Further to An interesting case study of measurement of a balun’s Insertion VSWR, this article presents similar measurements of a small DIY balun.
Above is the top view of the balun, and the test termination comprised two 100Ω 1% resistors clamped between the screw terminals, so pigtails were just 3mm in length.
Above is a view of the interior.The coax pigtails are quite short, they exist at the input and output.
Because of the pigtails inside the box, and on the termination, there is some unavoidable lead inductance.
Measurements were made with a FA-VA5 and VNWA PC software.
A measurement of impedance looking into the balun is obtained by using port extension to subtract the effect of the known length of RG316 transmission line.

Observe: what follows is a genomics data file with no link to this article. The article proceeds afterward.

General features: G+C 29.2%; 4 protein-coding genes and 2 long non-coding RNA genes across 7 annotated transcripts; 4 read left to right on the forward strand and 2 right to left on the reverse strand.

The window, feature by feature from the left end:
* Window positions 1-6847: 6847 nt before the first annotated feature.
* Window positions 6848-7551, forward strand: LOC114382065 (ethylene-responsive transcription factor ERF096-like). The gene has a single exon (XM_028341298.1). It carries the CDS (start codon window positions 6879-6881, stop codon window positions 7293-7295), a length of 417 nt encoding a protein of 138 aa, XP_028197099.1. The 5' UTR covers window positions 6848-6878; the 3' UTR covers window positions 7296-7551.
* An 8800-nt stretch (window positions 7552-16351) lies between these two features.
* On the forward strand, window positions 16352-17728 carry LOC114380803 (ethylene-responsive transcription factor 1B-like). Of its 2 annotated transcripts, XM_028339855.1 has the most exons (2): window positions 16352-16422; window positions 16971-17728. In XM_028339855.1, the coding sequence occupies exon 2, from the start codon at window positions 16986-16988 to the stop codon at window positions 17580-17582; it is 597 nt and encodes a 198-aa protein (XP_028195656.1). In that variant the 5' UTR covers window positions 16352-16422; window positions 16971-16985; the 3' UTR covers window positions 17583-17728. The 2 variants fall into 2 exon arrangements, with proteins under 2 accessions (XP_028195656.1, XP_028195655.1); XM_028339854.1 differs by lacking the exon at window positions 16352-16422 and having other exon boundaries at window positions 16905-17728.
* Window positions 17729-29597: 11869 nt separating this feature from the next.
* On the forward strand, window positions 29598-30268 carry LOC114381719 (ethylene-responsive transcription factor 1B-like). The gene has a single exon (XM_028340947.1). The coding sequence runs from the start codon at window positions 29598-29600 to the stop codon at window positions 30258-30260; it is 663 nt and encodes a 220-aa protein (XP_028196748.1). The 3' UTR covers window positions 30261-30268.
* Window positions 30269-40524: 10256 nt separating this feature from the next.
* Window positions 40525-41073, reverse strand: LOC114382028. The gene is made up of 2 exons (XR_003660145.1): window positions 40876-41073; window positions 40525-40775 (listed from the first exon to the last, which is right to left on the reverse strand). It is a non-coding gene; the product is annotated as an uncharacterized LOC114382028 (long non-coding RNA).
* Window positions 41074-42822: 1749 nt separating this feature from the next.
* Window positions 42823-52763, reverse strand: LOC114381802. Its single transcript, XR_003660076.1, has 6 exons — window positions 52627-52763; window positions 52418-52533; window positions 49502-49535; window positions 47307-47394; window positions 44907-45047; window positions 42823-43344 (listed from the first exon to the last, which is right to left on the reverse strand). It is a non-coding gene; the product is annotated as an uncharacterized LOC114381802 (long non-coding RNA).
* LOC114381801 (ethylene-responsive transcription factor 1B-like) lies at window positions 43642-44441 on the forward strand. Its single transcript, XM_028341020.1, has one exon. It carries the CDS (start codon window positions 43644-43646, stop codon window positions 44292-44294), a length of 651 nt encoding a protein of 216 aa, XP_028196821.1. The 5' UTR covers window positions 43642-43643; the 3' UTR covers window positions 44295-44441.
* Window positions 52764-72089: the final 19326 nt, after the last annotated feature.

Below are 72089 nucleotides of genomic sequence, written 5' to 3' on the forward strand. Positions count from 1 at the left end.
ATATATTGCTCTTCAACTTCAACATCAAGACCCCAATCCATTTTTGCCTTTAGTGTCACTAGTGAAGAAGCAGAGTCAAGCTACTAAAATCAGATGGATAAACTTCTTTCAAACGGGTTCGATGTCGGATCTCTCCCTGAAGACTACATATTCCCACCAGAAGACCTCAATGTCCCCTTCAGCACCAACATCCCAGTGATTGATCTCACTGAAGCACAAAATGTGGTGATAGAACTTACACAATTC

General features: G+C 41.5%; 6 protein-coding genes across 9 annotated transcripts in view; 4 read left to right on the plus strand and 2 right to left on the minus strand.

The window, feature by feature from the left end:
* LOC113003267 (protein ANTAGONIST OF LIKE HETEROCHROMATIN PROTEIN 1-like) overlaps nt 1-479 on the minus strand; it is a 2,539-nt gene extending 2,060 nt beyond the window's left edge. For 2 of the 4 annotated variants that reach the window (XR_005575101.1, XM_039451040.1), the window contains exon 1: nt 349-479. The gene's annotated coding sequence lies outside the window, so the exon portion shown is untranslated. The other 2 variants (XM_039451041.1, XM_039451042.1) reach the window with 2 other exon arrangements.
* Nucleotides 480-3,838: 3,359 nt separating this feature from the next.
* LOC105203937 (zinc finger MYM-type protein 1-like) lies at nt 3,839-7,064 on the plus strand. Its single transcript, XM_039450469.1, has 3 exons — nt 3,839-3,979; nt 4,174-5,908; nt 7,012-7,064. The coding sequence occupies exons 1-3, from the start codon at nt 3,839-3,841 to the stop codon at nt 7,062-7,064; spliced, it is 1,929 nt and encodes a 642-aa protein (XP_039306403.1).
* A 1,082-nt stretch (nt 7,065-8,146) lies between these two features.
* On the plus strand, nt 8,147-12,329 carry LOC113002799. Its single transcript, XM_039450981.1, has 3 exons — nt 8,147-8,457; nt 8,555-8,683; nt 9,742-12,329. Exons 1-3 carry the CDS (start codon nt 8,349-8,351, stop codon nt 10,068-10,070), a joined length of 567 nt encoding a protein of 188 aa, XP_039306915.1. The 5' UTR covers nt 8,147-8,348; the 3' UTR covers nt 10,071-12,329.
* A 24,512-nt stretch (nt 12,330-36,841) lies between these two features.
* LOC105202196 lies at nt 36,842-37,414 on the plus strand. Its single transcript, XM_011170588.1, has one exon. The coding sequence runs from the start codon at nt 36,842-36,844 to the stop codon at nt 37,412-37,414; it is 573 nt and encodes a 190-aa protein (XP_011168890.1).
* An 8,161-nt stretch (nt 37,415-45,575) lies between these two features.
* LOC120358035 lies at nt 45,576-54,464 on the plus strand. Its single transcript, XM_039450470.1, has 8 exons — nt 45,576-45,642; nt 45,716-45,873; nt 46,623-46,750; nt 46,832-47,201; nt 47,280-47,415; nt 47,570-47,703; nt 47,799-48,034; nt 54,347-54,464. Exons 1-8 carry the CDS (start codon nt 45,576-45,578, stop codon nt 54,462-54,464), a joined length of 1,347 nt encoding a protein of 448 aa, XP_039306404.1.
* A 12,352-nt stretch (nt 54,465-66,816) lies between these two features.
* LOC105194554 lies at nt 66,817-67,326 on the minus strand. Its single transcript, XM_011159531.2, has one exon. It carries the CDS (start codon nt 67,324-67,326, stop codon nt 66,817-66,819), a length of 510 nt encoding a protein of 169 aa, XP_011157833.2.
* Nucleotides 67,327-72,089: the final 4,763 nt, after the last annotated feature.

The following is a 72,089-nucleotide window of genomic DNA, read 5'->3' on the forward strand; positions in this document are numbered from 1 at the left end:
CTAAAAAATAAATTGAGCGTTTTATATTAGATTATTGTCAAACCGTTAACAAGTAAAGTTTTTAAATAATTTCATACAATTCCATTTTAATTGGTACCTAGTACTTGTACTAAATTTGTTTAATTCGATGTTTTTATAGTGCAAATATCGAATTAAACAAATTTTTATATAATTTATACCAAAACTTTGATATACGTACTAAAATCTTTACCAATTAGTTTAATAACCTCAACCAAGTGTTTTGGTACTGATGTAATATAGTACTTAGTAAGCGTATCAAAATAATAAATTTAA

To be more correct, it de-embeds the propagation time of the additional line but it does nothing to de-embed the attenuation which is quite small for the line in this case, so the error is small.
Above is the scan from 1 to 31MHz. The existence of some inductance at both ends of the transmission line complicate the results, but it appears that the port extension correction is approximately correct and Insertion VSWR reaches 1.1 at 30MHz, some of which is due to imperfection in the termination used. Nevertheless it is a good result, partly due to keeping pigtails short, partly that the screw terminals allow a short termination. Equivalent series inductance would appear to be perhaps 30nH.
Classic baluns for antenna use tend to have screw terminals that are widely spaced, often on opposite sides of the box, seemingly to suit wider spaced transmission lines. Of course when used with such lines, Insertion VSWR is not relevant, but where they are used with say, a HF Yagi, wide spacing is sub optimal.